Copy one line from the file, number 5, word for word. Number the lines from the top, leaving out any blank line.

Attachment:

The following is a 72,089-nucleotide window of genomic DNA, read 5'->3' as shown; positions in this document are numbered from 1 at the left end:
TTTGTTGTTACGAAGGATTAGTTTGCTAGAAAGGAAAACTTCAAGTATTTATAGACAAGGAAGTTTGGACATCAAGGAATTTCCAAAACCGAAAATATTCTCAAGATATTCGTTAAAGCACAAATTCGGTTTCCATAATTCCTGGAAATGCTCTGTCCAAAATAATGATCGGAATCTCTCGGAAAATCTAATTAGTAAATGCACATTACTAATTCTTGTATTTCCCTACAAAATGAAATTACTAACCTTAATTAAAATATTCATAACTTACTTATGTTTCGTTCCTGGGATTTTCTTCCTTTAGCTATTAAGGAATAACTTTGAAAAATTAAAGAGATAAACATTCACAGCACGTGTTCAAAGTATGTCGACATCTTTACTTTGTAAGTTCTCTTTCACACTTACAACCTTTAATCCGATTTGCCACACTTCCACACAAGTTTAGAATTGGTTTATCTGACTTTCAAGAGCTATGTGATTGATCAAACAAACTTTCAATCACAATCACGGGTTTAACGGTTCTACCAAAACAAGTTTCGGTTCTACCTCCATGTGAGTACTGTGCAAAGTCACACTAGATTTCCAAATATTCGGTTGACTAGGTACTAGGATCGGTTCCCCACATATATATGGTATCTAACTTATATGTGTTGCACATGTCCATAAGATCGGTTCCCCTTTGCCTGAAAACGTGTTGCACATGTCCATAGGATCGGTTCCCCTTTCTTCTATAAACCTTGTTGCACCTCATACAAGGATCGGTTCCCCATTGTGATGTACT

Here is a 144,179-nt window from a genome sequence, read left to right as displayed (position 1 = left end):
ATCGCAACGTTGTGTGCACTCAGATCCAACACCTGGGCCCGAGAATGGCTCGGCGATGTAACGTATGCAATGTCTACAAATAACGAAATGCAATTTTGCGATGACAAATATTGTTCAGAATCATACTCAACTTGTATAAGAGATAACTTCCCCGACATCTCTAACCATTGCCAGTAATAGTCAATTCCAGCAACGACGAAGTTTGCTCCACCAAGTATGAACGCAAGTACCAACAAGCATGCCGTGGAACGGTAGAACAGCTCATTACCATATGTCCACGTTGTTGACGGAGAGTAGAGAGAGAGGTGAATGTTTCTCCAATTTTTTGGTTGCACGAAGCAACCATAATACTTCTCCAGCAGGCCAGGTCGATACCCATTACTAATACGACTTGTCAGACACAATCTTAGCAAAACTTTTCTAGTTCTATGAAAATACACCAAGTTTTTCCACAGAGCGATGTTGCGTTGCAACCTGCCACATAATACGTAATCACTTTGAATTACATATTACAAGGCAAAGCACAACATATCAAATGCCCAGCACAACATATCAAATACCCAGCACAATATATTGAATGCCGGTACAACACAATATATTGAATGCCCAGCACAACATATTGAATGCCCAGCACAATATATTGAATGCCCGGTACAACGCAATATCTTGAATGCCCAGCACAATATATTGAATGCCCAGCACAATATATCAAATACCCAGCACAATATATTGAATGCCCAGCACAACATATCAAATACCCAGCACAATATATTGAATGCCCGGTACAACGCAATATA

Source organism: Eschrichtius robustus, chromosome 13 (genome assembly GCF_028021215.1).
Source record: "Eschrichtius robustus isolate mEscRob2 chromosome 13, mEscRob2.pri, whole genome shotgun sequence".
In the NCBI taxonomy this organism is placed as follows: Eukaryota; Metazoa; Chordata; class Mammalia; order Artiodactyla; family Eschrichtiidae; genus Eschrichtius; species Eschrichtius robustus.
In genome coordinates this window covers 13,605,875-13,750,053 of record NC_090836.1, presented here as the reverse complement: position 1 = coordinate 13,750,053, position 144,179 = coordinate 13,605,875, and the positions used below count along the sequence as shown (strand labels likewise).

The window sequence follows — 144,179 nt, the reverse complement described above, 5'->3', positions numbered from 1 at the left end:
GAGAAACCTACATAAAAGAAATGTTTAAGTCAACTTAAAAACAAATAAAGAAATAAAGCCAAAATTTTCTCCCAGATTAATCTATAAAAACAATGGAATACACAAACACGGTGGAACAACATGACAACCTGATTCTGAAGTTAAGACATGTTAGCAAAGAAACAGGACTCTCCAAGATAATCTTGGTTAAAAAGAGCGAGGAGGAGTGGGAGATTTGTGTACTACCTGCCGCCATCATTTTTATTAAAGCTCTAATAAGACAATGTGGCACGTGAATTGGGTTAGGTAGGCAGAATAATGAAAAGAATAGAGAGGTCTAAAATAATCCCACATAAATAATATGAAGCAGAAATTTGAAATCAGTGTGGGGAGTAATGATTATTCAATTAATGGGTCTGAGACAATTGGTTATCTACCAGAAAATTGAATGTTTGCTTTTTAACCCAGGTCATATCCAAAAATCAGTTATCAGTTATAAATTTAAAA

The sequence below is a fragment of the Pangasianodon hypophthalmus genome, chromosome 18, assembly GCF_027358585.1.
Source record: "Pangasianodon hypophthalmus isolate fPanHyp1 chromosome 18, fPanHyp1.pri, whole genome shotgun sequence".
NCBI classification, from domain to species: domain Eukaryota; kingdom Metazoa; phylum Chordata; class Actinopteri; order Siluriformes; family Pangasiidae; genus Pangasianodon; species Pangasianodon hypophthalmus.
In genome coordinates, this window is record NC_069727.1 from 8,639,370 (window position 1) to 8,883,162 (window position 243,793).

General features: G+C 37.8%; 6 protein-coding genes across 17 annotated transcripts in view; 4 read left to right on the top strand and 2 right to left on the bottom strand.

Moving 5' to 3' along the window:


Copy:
Source organism: Eschrichtius robustus, chromosome 13 (genome assembly GCF_028021215.1).